What Is Keseh in Psalm 81:4?

By Stein, Nathan | Jewish Bible Quarterly, January-March 2013 | Go to article overview

What Is Keseh in Psalm 81:4?


Stein, Nathan, Jewish Bible Quarterly


Psalm 81:4, Blow the shofar on the new moon, at the full moon [ba-keseh] for our feast days (JPS), is recited on Rosh Ha-Shanah before the evening Amidah, although it is not absolutely clear how this verse relates to the Jewish New Year.

The word keseh is a hapax legomenon, a word that occurs only once in the Bible, making its exact translation difficult. The earliest Jewish interpretation of this verse is found in [begin strikethrough]BT[end strikethrough] TB Rosh Ha-Shanah 8b, where keseh is understood to mean "covered", from the root k-s-h. There we are told that this verse refers to Rosh HaShanah, since on the New Year the moon is obscured (i.e., "covered"). Rosh HaShanah is the only Jewish holiday celebrated at the beginning of the month, when the moon is barely visible, so the mention of a "covered moon" is understood to refer to Rosh Ha-Shanah. This interpretation is adopted in many prayer books. For example, in the one translated by Rabbi Dr. Solomon Schonfeld of London we read, "Do ye sound the shofar blast at the new moon, when it is obscured at our festival day." The difficulty with this approach is that, in fact, the moon is not completely obscured on Rosh HaShanah. In order for a new month (and a new year) to be proclaimed, two witnesses must have been able to report the sighting of a crescent moon. The moon is only covered right before Rosh Ha-Shanah, not on Rosh HaShanah itself. (1)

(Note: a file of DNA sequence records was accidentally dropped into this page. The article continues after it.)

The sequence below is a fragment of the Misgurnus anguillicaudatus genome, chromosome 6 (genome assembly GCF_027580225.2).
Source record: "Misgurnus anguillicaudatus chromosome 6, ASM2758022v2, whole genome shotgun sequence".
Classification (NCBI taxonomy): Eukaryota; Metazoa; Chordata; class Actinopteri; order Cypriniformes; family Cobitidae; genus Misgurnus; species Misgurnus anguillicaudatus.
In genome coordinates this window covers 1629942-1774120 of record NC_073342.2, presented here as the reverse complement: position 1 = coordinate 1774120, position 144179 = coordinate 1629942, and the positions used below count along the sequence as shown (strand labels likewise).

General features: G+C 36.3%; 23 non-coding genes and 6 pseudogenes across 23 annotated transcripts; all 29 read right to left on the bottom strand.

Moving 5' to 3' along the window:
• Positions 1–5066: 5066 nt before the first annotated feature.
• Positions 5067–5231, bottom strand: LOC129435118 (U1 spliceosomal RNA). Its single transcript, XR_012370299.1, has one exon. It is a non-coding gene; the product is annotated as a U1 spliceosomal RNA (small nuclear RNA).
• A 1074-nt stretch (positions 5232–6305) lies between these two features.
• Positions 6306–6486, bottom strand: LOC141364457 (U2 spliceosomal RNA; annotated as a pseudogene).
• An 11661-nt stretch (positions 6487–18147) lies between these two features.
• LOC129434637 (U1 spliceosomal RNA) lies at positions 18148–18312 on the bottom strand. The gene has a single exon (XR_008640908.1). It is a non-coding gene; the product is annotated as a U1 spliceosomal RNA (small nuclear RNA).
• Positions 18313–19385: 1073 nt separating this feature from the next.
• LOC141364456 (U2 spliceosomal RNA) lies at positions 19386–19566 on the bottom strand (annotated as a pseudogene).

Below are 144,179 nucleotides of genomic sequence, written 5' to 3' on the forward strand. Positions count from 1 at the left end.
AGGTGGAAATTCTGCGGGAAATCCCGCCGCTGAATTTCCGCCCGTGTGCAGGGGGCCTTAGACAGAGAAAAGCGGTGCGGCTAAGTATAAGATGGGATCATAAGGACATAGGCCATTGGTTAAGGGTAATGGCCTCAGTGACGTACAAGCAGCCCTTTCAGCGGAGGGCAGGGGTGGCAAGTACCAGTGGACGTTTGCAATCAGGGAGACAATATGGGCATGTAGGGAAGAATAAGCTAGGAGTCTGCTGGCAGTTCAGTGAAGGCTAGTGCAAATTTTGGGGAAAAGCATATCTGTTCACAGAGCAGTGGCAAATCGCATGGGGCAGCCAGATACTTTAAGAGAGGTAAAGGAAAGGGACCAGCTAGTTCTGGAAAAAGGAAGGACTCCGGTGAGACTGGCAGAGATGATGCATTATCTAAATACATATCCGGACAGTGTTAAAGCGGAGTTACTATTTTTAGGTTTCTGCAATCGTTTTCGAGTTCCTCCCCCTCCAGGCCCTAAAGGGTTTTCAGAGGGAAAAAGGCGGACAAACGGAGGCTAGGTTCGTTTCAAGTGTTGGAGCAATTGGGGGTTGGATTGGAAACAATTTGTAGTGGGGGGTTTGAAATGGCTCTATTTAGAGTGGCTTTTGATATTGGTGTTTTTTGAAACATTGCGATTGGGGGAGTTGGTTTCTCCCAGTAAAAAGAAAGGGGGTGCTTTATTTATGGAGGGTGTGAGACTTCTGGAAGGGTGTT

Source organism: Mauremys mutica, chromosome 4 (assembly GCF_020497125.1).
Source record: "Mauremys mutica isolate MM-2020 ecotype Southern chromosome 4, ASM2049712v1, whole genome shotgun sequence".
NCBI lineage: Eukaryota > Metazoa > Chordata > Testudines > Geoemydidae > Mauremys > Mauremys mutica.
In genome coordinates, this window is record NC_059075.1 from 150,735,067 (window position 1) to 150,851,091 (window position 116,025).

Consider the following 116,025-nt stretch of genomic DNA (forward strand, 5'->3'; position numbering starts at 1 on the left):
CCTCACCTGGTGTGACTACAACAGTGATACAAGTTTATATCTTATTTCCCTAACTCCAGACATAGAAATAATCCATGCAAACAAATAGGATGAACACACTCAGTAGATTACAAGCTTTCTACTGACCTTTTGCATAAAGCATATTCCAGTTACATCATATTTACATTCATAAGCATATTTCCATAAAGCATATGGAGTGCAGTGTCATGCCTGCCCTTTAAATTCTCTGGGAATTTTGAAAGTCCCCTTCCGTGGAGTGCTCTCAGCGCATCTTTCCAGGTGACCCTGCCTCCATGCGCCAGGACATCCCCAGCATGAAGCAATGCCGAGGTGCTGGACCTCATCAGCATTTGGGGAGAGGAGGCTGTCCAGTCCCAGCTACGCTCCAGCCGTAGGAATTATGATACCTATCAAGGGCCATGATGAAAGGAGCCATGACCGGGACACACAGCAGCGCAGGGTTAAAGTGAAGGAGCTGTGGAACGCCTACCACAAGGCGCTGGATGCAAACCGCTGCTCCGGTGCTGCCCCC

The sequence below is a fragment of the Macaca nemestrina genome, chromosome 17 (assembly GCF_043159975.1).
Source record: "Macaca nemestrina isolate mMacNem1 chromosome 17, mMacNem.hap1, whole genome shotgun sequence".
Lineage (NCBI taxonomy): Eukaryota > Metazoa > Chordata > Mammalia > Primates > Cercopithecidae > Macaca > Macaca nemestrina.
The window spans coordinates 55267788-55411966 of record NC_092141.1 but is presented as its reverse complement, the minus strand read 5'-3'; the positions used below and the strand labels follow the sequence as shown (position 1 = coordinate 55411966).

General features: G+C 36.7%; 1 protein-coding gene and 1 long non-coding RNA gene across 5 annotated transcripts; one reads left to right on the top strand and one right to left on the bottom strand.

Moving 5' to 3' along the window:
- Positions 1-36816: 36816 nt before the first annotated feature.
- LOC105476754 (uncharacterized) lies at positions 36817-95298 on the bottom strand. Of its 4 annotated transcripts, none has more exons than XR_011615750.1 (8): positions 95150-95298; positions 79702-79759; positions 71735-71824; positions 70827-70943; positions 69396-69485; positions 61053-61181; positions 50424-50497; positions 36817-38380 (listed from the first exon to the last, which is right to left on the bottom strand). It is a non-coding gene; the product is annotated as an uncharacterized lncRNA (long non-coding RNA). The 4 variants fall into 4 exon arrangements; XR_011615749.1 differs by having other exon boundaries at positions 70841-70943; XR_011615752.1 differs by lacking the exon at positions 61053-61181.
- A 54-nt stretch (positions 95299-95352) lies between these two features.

The JPS translation understands keseh to mean "covered," but covered with light, meaning a full moon. Hence the translation: Blow the shofar on the new moon, at the full moon [ba-keseh] for our feast day. Passover and Sukkot occur at the full moon, but why should they be singled out for shofar blasts? Furthermore, the beginning of this verse poses a problem. There is no rule that the shofar is to be sounded at every new month. It is true that trumpets were sounded at the new month (Num. 10:10), but we do not find that the shofar was used as well. (2)

Rashi, Ibn Ezra and Radak understood keseh to mean "the appointed time", connecting the word keseh (spelled here with a he at the end) to the word keseh (spelled with an aleph at the end) in Proverbs 7:20. However, the two words are not only spelled differently, they are hapax legomena, and so it is not clear what the exact meaning of either word is. However, Metzudat Zion points out that sometimes the letters he and aleph are switched; moreover, Ibn Ezra and Meiri seem to have the word keseh in Psalms spelled with the letter aleph, as in Proverbs.

My view is that the key to understanding keseh is the link between this verse and the verse before it. In Psalms 81:3 we read, Take up the melody and sound the timbrel, the sweet harp with the lyre. …

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